As of 2015, CTL is now part of a new organization, the Office of the Vice Provost for Teaching and Learning, or VPTL. We are joining with colleagues from the former Academic Computing, CourseWork Engineering, and Online Learning groups to support teaching and learning at Stanford in a broader, more complete way.
CTL engages and supports the Stanford community to bring research-based learning and teaching principles into shared understanding, public dialog, and intentional daily practice, both inside and outside the classroom.
CTL: What we do
- Consult with you and your department on course design, teaching strategies, and course evaluations
- RUN small group evaluations, or SGEs, in your class to give you student feedback
- SPOTLIGHT great teaching examples in our gallery of course profiles
- HOST faculty workshops and events including Faculty College
- CREATE teaching resources in the Teaching Commons website with input from other campus partners
- Fund teaching innovations with our grants
- Publish great teaching resources from the Teaching Commons website in our Newsletter twice a month
- Train TAs to teach with an annual TA Orientation and quarterly workshops (and help departments design TA training programs)
- Tutor undergrads in our peer tutoring program offering academic subjects and foreign language conversation practice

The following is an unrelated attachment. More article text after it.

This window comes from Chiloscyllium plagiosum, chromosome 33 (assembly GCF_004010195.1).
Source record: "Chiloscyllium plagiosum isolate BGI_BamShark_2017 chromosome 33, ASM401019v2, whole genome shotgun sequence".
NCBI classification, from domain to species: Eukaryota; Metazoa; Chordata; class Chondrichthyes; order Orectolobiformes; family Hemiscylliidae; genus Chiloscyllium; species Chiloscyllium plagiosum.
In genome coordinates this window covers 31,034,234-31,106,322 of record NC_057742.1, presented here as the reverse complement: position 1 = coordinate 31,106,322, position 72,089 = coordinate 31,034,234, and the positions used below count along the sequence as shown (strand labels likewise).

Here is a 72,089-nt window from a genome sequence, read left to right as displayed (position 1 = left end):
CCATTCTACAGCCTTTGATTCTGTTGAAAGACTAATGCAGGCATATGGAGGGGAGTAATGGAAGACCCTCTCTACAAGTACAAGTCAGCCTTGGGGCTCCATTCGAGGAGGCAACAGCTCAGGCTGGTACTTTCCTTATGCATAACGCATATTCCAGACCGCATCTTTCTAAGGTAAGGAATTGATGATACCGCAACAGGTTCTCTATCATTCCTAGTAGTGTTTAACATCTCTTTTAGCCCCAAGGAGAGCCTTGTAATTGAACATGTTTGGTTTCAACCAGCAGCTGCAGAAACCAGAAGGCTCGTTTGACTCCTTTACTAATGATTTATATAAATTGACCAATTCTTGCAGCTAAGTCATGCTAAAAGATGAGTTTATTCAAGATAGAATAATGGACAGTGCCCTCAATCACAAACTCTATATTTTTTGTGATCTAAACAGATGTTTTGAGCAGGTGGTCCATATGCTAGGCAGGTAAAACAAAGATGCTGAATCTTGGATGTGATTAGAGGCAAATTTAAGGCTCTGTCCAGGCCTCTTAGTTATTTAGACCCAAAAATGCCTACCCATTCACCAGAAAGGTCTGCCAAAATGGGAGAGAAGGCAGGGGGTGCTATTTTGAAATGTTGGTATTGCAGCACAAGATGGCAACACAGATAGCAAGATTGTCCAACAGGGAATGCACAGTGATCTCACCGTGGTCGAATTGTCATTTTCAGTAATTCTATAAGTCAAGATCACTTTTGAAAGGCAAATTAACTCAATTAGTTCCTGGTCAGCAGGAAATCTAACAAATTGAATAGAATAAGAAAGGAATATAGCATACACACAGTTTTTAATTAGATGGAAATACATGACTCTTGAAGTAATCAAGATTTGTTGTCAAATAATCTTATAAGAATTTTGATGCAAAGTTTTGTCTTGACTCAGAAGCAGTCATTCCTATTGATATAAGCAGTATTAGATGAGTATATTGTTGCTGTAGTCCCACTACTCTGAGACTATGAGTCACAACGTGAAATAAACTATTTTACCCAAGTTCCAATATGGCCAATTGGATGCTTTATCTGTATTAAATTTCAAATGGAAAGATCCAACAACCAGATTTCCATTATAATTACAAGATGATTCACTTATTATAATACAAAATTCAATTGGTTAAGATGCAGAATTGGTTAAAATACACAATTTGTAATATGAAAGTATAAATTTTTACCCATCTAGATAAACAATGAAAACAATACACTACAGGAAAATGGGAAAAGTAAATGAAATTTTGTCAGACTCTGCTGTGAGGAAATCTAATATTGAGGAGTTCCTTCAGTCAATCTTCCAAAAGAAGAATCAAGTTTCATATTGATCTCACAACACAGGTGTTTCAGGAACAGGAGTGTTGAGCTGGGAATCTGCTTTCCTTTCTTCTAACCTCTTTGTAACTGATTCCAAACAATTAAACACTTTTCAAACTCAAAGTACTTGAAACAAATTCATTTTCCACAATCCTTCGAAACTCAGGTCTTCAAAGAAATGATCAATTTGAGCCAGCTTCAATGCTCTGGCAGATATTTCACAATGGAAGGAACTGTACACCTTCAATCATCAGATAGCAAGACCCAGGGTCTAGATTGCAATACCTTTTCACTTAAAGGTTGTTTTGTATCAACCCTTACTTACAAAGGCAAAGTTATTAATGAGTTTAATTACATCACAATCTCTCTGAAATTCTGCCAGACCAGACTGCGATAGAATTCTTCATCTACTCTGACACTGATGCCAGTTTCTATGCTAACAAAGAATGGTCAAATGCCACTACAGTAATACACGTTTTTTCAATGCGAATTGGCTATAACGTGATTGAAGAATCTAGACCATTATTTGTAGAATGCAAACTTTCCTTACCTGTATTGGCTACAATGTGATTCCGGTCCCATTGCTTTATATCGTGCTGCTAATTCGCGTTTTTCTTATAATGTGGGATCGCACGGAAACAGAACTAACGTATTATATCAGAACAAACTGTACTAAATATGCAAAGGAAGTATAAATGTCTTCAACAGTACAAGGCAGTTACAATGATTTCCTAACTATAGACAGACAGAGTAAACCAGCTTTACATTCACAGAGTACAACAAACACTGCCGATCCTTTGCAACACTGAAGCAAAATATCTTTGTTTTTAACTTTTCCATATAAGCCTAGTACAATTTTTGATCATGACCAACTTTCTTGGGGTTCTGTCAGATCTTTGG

- Coach grads and undergrads with our academic skills coaching in time management, study skills, and more
CTL: What we believe
In its broadest terms, our purpose is to promote excellence in teaching at all ranks and excellence in student learning inside and outside the classroom. Our goal is to see teaching equally valued with research as a professional commitment of faculty and teaching assistants and to provide the training and resources to make excellent teaching possible. Effective teaching encompasses more than just the transmission of subject matter, however. Excellent teaching, first of all, gains the students' attention and convinces them of the importance of what is being taught and learned. It goes on to communicate not only information and concepts but to develop powers of analysis, synthesis, judgment, and evaluation, all in a context of considered values. When teaching has truly succeeded, students leave with an ability to learn, question, and commit on their own.
Our goals for student learning are complementary—that students not settle for just learning the "stuff" or enough "stuff" for a decent grade. They should be training their minds and sensibilities for a lifetime responsibility of critical, independent thought and commitment to personal and community goals. They should have high expectations of their own efforts and of their teachers' efforts. They should see learning as extending far beyond the classroom to most of what they experience.